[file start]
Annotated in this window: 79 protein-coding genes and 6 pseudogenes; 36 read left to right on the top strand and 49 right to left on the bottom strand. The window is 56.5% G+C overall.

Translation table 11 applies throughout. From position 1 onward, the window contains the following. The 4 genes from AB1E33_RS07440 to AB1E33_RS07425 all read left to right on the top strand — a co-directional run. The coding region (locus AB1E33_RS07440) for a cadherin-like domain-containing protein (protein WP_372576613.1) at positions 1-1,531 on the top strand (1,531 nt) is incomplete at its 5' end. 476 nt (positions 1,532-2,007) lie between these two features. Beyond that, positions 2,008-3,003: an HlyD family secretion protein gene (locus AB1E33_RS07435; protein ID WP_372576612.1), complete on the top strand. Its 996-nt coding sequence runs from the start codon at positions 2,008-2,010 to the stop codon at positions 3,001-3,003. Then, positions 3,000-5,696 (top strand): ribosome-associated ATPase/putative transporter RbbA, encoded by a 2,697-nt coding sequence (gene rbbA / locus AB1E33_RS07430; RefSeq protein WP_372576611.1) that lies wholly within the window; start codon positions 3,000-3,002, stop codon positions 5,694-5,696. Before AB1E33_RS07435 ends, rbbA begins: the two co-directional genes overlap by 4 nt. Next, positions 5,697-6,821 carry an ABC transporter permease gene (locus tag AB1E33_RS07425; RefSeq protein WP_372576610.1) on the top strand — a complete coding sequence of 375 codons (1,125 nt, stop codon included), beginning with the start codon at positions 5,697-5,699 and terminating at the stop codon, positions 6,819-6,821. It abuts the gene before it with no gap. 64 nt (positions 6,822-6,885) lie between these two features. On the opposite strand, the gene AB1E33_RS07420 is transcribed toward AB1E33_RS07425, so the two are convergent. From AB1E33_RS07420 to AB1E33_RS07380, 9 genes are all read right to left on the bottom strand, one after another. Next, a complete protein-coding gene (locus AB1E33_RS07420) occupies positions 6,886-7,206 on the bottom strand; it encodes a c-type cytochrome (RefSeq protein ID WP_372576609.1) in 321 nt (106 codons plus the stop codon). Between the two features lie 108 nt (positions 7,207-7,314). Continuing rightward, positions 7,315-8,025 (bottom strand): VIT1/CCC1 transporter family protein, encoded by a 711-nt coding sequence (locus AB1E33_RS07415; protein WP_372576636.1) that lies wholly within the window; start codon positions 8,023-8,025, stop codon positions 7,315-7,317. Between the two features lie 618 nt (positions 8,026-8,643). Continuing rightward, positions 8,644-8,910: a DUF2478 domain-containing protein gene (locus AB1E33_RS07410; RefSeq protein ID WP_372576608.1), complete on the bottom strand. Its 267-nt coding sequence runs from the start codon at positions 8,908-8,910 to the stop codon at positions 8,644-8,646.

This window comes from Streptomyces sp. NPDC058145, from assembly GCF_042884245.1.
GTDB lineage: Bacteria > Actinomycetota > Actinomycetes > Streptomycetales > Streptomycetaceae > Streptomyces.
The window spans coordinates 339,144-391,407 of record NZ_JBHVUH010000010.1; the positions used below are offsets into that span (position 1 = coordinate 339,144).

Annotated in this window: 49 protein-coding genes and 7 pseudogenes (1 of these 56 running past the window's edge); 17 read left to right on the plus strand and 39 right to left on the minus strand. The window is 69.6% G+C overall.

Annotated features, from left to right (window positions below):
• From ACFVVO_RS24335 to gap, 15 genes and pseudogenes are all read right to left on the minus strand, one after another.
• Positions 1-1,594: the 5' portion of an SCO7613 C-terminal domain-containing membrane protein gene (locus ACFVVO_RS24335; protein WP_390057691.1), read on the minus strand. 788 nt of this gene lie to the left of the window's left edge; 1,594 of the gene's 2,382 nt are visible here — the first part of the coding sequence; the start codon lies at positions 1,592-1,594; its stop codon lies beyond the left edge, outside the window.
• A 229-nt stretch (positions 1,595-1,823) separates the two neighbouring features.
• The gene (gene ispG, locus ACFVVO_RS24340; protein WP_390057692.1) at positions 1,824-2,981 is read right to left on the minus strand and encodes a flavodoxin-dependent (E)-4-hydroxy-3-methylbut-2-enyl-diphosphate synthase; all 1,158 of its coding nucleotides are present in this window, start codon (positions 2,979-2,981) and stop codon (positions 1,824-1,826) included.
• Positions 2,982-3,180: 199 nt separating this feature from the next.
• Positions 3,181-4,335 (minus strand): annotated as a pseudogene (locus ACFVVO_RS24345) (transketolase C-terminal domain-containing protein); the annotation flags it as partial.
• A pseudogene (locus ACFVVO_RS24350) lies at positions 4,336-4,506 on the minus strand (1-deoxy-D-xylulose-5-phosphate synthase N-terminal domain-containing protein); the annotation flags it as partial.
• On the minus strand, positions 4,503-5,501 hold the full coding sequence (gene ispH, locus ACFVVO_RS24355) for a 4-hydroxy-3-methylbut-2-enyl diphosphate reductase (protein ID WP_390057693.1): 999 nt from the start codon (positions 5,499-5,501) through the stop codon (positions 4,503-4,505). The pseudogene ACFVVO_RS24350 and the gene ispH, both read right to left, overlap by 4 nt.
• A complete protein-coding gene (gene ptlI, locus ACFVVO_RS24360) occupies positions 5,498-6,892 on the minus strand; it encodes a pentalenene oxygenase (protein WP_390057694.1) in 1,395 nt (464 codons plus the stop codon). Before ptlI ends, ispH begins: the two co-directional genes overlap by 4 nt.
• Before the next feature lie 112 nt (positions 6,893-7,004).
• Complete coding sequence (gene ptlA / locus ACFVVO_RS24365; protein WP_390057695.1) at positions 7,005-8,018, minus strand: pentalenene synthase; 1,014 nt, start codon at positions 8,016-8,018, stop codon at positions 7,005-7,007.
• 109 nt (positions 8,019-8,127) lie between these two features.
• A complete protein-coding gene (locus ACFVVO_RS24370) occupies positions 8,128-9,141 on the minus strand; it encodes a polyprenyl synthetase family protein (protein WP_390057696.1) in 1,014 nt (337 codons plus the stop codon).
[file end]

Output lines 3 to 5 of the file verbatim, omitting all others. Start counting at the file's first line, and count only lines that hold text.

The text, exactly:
This window comes from Streptomyces sp. NPDC058145, from assembly GCF_042884245.1.
GTDB lineage: Bacteria > Actinomycetota > Actinomycetes > Streptomycetales > Streptomycetaceae > Streptomyces.
The window spans coordinates 339,144-391,407 of record NZ_JBHVUH010000010.1; the positions used below are offsets into that span (position 1 = coordinate 339,144).